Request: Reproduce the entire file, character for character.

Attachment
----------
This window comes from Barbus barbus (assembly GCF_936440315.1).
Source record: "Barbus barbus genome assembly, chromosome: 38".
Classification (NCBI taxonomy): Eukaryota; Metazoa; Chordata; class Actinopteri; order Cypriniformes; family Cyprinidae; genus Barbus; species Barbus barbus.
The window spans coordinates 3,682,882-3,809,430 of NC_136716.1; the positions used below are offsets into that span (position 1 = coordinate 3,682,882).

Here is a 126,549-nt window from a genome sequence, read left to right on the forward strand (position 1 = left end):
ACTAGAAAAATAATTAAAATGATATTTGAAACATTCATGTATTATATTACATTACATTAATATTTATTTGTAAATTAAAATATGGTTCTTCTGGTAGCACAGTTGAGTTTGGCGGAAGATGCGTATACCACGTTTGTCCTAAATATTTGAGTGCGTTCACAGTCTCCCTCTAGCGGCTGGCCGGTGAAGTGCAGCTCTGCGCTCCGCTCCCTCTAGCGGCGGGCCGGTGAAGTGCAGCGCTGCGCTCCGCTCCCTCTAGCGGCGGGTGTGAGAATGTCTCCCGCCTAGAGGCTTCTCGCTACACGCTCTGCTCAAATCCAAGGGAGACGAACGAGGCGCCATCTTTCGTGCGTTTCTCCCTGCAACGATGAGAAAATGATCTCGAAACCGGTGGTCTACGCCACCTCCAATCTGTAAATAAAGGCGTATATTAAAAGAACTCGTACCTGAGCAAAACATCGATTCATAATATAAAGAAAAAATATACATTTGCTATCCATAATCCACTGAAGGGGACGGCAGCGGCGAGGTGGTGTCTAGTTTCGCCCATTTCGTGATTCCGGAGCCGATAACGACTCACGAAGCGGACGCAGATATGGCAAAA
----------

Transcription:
This window comes from Barbus barbus (assembly GCF_936440315.1).
Source record: "Barbus barbus genome assembly, chromosome: 38".
Classification (NCBI taxonomy): Eukaryota; Metazoa; Chordata; class Actinopteri; order Cypriniformes; family Cyprinidae; genus Barbus; species Barbus barbus.
The window spans coordinates 3,682,882-3,809,430 of NC_136716.1; the positions used below are offsets into that span (position 1 = coordinate 3,682,882).

Here is a 126,549-nt window from a genome sequence, read left to right on the forward strand (position 1 = left end):
ACTAGAAAAATAATTAAAATGATATTTGAAACATTCATGTATTATATTACATTACATTAATATTTATTTGTAAATTAAAATATGGTTCTTCTGGTAGCACAGTTGAGTTTGGCGGAAGATGCGTATACCACGTTTGTCCTAAATATTTGAGTGCGTTCACAGTCTCCCTCTAGCGGCTGGCCGGTGAAGTGCAGCTCTGCGCTCCGCTCCCTCTAGCGGCGGGCCGGTGAAGTGCAGCGCTGCGCTCCGCTCCCTCTAGCGGCGGGTGTGAGAATGTCTCCCGCCTAGAGGCTTCTCGCTACACGCTCTGCTCAAATCCAAGGGAGACGAACGAGGCGCCATCTTTCGTGCGTTTCTCCCTGCAACGATGAGAAAATGATCTCGAAACCGGTGGTCTACGCCACCTCCAATCTGTAAATAAAGGCGTATATTAAAAGAACTCGTACCTGAGCAAAACATCGATTCATAATATAAAGAAAAAATATACATTTGCTATCCATAATCCACTGAAGGGGACGGCAGCGGCGAGGTGGTGTCTAGTTTCGCCCATTTCGTGATTCCGGAGCCGATAACGACTCACGAAGCGGACGCAGATATGGCAAAA